The English Royal Arch Masons, whose system differs very much from that of their American Companions, display in their Chapters the twelve banners of the tribes in accordance with the Talmudic devices and colors. These have been very elaborately described by Doctor Oliver in his Historical Landmarks (11, 583-97), and beautifully exemplified by Companion Harris in his Royal Arch Tracing Boards.
But our American Royal Arch Masons, as we have seen, use only four banners, being those attributed by the Talmudists to the four principal Tribes Judah, Ephraim, Reubenu, anud Dan. The devices on these banners are respectively a lion, an ox, a man, and an eagle. As to this there is no question, all authorities, such as they are, agreeing on this point.
But, as has been before said there is some diversity of opinion as to the colors of each, and necessarily as to the officers by whom they should be borne.
Some of the Targumists, or Jewish biblical commentators, say that the color of the banner of each Tribe was analogous to that of the stone which represented that Tribe in the breastplate of the High Priest. If this were correct, then the colors of the banners of the four leading Tribes would be red and green, namely, red for Judah, Ephraim, and Reuben, and green for Dan; these being the colors of the precious stones sardonyx, ligure, carbuncle, and chrysolite, by which these Tribes were represented in the High Priest's Breastplate. Such an arrangement would not, of course, at all suit the symbolism of the American Royal Arch banners.
Equally unsatisfactory is the disposition of the colors derived from the arms of Speculative Freemasonry, as first displayed by Dermott in his Ahiman Rezon, which is familiar to all American Freemasons from the copy published by Cross in his Hieroglyphic Chart. In this piece of blazonry, the two fields occupied by Judah and Dan are azure, or blue, and those of Ephraim and Reuben are or, or golden yellow; an appropriation of colors altogether uncongenial with Royal Arch symbolism.
We must, then, depend on the Talmudic writers solely for the disposition and arrangement of the colors and devices of these banners. From their works we learn that the color of the banner of Judah was white; that of Ephraim, scarlet; that of Reuben, purple; and that of Dan, blue; and that the devices of the same Tribes were respectively the lion, the ox, the man, and the eagle. Hence, under this arrangement---and it is the only one upon which we can depend-the four banners in a Chapter of Royal Arch Masons, working in the American Rite, should be distributed as follows among the banner-bearing officers:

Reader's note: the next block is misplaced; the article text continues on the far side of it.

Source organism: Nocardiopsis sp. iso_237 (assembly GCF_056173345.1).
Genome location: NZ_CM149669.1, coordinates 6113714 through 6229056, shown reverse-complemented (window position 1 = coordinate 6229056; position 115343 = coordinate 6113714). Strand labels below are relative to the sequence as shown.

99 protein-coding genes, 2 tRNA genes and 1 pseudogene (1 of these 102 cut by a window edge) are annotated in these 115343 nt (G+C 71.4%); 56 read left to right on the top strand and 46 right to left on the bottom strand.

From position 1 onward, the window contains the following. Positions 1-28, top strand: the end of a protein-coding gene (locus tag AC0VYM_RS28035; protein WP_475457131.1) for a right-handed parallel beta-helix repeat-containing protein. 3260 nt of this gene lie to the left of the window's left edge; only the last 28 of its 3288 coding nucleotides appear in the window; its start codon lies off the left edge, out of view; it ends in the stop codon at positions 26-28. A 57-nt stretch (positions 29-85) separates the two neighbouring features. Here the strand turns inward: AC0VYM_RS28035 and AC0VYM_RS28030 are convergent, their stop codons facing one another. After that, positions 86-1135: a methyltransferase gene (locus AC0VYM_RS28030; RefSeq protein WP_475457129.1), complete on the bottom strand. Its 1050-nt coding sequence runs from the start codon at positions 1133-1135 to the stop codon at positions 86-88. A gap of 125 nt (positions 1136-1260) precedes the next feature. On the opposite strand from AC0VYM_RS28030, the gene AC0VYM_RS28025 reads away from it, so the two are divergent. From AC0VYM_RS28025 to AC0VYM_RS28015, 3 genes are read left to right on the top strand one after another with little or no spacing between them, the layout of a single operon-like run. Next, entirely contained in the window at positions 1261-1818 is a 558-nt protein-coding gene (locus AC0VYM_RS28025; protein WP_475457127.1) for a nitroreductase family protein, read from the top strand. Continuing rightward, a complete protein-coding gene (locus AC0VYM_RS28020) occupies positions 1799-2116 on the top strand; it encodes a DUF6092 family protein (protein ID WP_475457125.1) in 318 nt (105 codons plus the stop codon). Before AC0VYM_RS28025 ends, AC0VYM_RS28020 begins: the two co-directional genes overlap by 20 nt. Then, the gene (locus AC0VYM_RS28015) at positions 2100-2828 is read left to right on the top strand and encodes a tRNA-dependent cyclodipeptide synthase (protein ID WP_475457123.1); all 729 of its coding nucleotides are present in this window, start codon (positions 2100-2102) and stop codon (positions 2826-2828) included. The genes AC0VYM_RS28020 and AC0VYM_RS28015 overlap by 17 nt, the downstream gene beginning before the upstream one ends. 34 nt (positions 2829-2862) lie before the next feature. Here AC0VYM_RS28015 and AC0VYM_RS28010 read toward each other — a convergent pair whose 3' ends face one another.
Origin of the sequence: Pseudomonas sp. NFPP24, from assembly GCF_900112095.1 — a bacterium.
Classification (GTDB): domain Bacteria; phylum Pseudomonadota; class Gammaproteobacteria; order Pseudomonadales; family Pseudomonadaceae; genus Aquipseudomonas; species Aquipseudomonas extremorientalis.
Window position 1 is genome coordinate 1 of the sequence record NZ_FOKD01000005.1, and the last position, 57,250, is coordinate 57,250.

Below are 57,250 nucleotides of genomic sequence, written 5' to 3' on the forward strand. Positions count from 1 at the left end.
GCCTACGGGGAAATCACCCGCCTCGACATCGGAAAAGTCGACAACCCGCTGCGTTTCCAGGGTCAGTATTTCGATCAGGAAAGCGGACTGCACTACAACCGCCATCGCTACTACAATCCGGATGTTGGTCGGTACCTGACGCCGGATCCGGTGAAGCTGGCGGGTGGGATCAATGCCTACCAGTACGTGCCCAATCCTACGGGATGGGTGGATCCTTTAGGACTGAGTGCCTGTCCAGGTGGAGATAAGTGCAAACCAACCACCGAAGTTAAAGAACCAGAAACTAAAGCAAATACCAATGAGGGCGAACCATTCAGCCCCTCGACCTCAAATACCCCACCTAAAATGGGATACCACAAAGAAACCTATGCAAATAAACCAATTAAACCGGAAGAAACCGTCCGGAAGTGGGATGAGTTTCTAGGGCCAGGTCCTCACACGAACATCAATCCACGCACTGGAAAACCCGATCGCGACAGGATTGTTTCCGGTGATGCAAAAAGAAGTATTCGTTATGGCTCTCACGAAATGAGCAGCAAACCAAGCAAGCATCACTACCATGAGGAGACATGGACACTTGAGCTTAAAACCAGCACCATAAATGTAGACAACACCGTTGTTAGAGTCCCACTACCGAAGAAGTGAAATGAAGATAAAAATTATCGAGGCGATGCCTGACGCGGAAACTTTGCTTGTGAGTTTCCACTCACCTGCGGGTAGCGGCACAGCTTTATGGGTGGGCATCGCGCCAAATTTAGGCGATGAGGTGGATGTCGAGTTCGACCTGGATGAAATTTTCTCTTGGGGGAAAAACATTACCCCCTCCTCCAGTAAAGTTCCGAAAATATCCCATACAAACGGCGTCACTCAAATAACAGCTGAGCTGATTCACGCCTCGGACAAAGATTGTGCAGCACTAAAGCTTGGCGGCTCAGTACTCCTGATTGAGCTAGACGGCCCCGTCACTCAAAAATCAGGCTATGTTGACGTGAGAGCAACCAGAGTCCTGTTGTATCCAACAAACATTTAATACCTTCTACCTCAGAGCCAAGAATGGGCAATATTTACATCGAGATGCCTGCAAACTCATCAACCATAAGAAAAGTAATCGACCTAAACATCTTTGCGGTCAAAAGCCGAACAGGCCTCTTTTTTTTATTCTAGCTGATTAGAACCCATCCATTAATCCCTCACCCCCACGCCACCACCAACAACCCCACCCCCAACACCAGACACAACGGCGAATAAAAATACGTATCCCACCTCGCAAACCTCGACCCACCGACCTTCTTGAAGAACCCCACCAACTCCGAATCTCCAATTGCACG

1. An eagle, on a blue banner. This represents the Tribe of Dan, and is borne by the Grand Master of the First Veil.
2. A man, on a purple banner. This represents the Tribe of Reuben, and is borne by the Grand Master of the Second Veil.
3. An ox, on a scarlet banner. This represents the Tribe of Ephraim, and is borne by the Grand Master of the Third Veil.
4. A lion, on a white banner. This represents the Tribe of Judah, and is borne by the Royal Arch Captain.

See Table-Lodge.

The imaginary idol, or rather the symbol, which the Knights Templar under Grand Master De Molay were accused of employing in their mystie rites. The forty-second of the charges preferred against them by Pope Clement is in the' words:
Item quod ipsi per singulas provincias habeant idola: videlicet capita qourum aliqua habebant tres facies, et alia unum: et aliqua cranium humanum habebant; meaning, also, that in all of the provinces they have idols, namely, heads, of which some had three faces, some me, and some had a human skull.
Von Hammer-Purgstall, a bitter enemy of the Templars, in his book entitled The Mystery.of Baphomet Revealed this old accusation, and attached to the Baphomet an impious signification. He derived the name from the Greek words, baptim, and supreme wisdom, the baptism of Metis, and thence supposed that it represented the admission of the initiated into the secret mysteries of the Order.
From this gratuitous assumption he deduces his theory, set forth even in the very title of his work, that the Templars were convicted, by their own monuments, of being guilty as Gnostics and Ophites, of -apostasy, idolatry, and impurity. Of this statement he offers no other historical testimony than the Articles of Accusation, themselves devoid of proof, but through which the Templars were made the victims of the jealousy of the Pope and the avarice of the King of France.
Others again have thought that they could find in Baphomet a corruption of Mahomet, and hence they have asserted that the Templars had been perverted from their religious faith by the Saracens, with whom they had so much intercourse, sometimes as foes and sometimes as friends. Baphomet was indeed a common medieval form of the word Mahomet and that not only meant a false prophet but a demon. Hence any unholy or fantastie ceremonies were termed baffumerie, mahomerie, or mummery.
Nicolai, who wrote an Essay on the Accusations brought against the Templars, published at Berlin, in 1782, supposes, but doubtingly, that the figure of the Baphomet, figura Baffometi, which was depicted on a bust representing the Creator, was nothing else but the Pythagorean pentagon, the symbol of health and prosperity, borrowed by the Templars from the Gnostics, who in turn had obtained it from the School of Pythagoras.
King, in his learned work on the Gnostics, thinks that the Baphomet. may have been a symbol of the Manicheans, with whose widespreading heresy in the Middle Ages he does not doubt that a large portion of the inquiring spirits of the Temple had been intoxicated.
Another suggestion is by Brother Frank C. Higgins, Ancient Fremasonry ( page 108), that Baphomet is but the secret name of the Order of the Temple in an abbreviated form thus: Tem. Ohp. Ab. from the Latin Templi Omnium Hominum Pacis Abbas, intended to mean The Temple of the Father of Peace among Men.
Amid these conflicting views, all merely speculative, it will not be uncharitable or unreasonable to suggest that the Baphomet, or skull of the ancient Templars, was, like the relic of their modern Masonic representatives, simply an impressive symbol teaching the lesson of mortality, and that the latter has really been derived from the former.